What is a balanced diet?

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Eating and drinking

Hear from Sinead our Dietician and Nutritional Advisor

What is a balanced diet

My name is Sinead McParland, I’m a dietician and nutritional adviser for the Eakin Group, in this article I want to talk to you about what is a balanced diet. As a dietitian, we base all our advice round a balanced diet. Using the Eatwell guide, as our tool. So the Eatwell guide helps us to get a balance of more sustainable foods, and it shows how much of what you eat overall should come from each of the food groups. If you’re interested in seeing what the Eatwell guide looks like you can have a look at what it is and what the different food groups are by visiting The EatWell guide.

Starchy foods

After you’ve had your surgery, what we’re aiming for is for you to get back to a balanced diet. The first food group we’ll talk about is our starchy foods. These are our main source of energy, vitamins and our fibre, and this should be our biggest food group. This is one that we should have every day. Foods in this group include things like breads, pasta, rice, noodles, potatoes, sweet potatoes, maize, millets, corns,  breakfast cereals and oats. Again, stressing that you should be taking food from this food group every day.

Protein foods

These foods provide us with our protein, which is the building blocks of our body, it also provides our vitamins, minerals and is a high source of iron. We should be aiming to take two portions of these foods each day. This includes meats, beef, pork, liver, kidney, lamb, poultry, chicken, turkey, fish, eggs, beans, baked beans, peas,  lentils, even meat alternatives, such as corn and tofu are included in this group.

Dairy products

Dairy products are the main source or a good source of calcium, which is important for healthy bones. And we’re aiming to take a half to one pint of milk per day or its equivalent in cheese and yoghurt. So one cup of milk contains the same amount of calcium as one small carton of yoghurt or a 30 gram piece of cheese. Choosing even if you have to, the lower fat options whenever you can.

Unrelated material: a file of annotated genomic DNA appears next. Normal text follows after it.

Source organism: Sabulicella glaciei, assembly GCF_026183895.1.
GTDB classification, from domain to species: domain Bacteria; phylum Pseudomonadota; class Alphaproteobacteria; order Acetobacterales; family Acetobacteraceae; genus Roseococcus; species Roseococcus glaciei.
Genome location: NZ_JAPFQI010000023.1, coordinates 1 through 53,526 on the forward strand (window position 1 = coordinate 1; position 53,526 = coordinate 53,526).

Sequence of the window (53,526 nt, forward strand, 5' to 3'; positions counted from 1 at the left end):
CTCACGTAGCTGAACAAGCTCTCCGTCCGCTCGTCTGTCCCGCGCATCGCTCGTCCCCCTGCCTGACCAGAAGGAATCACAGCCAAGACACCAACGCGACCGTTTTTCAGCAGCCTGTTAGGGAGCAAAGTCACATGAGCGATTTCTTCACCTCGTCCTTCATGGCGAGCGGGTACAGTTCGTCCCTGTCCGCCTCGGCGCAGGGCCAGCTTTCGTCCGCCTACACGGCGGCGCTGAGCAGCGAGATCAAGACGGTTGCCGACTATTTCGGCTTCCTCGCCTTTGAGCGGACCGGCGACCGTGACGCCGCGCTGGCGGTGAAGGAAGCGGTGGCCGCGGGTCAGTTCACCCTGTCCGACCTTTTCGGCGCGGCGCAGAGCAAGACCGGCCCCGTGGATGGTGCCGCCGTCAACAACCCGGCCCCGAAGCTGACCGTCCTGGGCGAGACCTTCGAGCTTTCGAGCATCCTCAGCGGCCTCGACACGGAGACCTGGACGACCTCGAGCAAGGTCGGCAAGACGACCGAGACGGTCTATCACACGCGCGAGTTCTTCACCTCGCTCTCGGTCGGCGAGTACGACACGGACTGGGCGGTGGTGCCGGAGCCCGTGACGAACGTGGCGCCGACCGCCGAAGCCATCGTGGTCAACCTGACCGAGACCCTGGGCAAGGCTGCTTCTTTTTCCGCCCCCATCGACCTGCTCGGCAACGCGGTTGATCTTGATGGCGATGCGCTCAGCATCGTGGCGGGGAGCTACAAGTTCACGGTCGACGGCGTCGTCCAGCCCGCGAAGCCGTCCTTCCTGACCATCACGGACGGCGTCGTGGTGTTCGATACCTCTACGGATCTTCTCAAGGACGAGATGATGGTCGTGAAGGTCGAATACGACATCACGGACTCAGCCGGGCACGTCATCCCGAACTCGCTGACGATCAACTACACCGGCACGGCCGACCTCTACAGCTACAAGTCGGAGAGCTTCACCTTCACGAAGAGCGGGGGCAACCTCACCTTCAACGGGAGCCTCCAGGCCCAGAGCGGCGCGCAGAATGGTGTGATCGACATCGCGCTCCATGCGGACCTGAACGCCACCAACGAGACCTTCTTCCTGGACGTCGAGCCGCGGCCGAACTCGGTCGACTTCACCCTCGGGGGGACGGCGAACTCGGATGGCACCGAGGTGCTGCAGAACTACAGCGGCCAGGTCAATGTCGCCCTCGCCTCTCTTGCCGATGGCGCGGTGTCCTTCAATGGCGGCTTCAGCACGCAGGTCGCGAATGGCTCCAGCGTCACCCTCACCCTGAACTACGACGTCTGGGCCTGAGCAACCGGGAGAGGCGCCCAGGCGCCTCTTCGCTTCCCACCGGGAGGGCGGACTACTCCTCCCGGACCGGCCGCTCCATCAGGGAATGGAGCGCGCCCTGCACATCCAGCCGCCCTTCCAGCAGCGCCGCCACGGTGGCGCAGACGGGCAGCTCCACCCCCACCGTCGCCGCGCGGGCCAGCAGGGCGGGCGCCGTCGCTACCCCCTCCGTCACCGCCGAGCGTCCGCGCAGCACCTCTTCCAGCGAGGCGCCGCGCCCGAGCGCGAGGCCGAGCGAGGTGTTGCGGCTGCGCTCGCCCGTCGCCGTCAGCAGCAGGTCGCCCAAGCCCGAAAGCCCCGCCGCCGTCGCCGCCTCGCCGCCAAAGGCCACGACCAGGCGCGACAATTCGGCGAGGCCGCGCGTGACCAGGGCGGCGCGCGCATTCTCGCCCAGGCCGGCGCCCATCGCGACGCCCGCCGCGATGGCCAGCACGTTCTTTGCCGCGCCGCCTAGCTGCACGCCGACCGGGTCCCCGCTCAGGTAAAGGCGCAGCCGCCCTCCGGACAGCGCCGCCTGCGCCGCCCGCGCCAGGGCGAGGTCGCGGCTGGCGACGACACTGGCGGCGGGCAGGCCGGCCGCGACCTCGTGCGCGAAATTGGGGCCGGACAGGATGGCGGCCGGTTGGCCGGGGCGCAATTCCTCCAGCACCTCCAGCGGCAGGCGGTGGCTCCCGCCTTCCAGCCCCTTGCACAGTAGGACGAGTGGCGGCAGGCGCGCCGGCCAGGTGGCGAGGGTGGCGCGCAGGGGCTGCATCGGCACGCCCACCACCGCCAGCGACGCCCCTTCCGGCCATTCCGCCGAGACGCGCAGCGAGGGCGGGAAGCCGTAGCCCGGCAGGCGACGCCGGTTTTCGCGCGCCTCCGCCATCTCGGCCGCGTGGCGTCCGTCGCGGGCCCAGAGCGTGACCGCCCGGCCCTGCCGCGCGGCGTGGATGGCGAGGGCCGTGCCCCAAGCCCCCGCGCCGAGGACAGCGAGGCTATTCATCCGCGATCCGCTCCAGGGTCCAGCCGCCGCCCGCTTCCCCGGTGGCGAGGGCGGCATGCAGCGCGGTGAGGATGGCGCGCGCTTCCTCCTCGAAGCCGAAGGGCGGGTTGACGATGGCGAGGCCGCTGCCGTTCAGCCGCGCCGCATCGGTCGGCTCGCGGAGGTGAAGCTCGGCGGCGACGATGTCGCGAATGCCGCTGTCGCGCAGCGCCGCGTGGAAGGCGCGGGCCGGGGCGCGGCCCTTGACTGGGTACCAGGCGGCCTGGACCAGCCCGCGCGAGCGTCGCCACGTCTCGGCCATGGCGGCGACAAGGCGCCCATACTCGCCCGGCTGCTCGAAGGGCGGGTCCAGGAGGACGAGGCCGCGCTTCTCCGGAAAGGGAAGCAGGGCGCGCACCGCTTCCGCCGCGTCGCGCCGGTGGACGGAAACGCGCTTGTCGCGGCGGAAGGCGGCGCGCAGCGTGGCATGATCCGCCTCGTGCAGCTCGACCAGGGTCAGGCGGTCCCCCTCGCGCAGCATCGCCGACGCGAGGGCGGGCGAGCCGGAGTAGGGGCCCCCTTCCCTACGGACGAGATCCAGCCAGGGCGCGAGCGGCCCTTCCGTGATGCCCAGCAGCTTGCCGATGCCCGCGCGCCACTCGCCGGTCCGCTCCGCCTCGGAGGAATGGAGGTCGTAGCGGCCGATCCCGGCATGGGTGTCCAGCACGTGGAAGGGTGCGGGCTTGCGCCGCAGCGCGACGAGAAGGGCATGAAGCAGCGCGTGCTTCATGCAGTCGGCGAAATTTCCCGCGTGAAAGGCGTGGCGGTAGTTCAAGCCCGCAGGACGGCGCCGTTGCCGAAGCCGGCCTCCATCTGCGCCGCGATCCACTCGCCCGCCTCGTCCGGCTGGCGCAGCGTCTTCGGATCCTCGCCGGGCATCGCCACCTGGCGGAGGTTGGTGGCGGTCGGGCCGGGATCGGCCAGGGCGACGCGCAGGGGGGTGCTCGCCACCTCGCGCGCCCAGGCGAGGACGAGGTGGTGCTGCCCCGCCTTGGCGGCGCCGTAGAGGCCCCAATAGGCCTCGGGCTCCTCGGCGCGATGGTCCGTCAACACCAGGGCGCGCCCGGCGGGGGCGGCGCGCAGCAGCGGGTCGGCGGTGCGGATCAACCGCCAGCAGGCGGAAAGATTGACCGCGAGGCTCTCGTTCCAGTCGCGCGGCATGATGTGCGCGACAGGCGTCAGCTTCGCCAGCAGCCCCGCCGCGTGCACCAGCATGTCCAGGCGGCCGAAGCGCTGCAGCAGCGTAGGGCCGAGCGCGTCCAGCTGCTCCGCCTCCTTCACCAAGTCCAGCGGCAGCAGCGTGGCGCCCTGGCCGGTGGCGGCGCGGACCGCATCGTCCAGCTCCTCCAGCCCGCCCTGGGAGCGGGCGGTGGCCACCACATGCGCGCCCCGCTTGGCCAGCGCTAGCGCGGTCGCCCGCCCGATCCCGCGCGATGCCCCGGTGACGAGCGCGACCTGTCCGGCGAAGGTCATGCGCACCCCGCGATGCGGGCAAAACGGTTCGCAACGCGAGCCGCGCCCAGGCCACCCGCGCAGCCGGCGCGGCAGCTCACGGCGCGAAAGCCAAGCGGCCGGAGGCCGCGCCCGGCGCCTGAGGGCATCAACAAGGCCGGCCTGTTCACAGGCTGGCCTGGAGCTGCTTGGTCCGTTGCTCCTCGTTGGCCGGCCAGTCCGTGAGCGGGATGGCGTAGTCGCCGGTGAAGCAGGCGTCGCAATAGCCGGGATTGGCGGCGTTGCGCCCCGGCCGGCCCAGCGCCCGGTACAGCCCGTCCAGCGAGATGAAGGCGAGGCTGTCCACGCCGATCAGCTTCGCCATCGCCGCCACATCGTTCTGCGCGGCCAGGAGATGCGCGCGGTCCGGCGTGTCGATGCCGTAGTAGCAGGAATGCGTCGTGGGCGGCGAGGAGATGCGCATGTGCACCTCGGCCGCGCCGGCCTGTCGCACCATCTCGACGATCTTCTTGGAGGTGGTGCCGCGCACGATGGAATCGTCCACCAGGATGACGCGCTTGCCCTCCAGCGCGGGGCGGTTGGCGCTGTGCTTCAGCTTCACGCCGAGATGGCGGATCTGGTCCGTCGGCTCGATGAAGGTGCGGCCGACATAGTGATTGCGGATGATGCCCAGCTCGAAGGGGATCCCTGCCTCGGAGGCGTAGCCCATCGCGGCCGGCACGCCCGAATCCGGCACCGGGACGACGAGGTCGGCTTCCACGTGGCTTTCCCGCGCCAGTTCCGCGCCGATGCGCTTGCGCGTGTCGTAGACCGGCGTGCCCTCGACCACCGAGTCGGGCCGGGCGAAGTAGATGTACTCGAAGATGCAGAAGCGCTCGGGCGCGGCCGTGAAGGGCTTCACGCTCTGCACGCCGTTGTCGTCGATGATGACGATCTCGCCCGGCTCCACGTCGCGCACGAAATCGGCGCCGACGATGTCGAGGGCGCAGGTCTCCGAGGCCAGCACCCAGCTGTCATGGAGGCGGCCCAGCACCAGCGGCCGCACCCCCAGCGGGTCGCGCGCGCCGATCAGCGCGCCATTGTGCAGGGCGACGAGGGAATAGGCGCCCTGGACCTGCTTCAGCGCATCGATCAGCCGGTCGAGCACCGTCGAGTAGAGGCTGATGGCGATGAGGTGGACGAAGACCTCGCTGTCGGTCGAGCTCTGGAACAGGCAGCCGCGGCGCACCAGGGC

Fruit and vegetables

These are your your source of fibre and a full range of your vitamins and minerals which are essential for good health, choosing a minimum of five portions of fruit and veg a day. A portion will be the same as a tablespoon of vegetables or small sallad, a piece of fruit such as an apple or banana, two tablespoons of your stewed fruit or a small glass of fruit juice. You can have these fruits peeled or unpeeled, tinned fruits in their own natural juice, stewed or pureed. Fruit juices and preferably unsweetened ones, and also your vegetables, even if they’re in a soup or casserole.

Fats and oils

These are a good source of energy, but we want to ensure that we take our fats and oils sparingly in our diet because too much fat is obviously not very good or very healthy. So things like butter, margarine, low fat spreads, cooking oils, mayonnaise and salad dressings would fall into this group.

Fats and sugars

It is important to have a varied diet and it’s important to enjoy your food. So having these sorts of foods in smaller portions or smaller amounts, watching the fat and the sugar, like cakes, biscuits, chocolate, sweets, puddings, ice creams, crisps, even sweetened drinks and sugar all fall into this group. As mentioned it is important that you enjoy your food, so choose a varied diet from each of your food groups. However, if you feel that you are not meeting any of these food groups or you’re not tolerating any of the foods in these groups, it is important that you speak to your dietician, your stoma nurse or your GP if you have any concerns. But this is what we want to base our balanced diet on and this is where we want to be, as you start to recover after your surgery.

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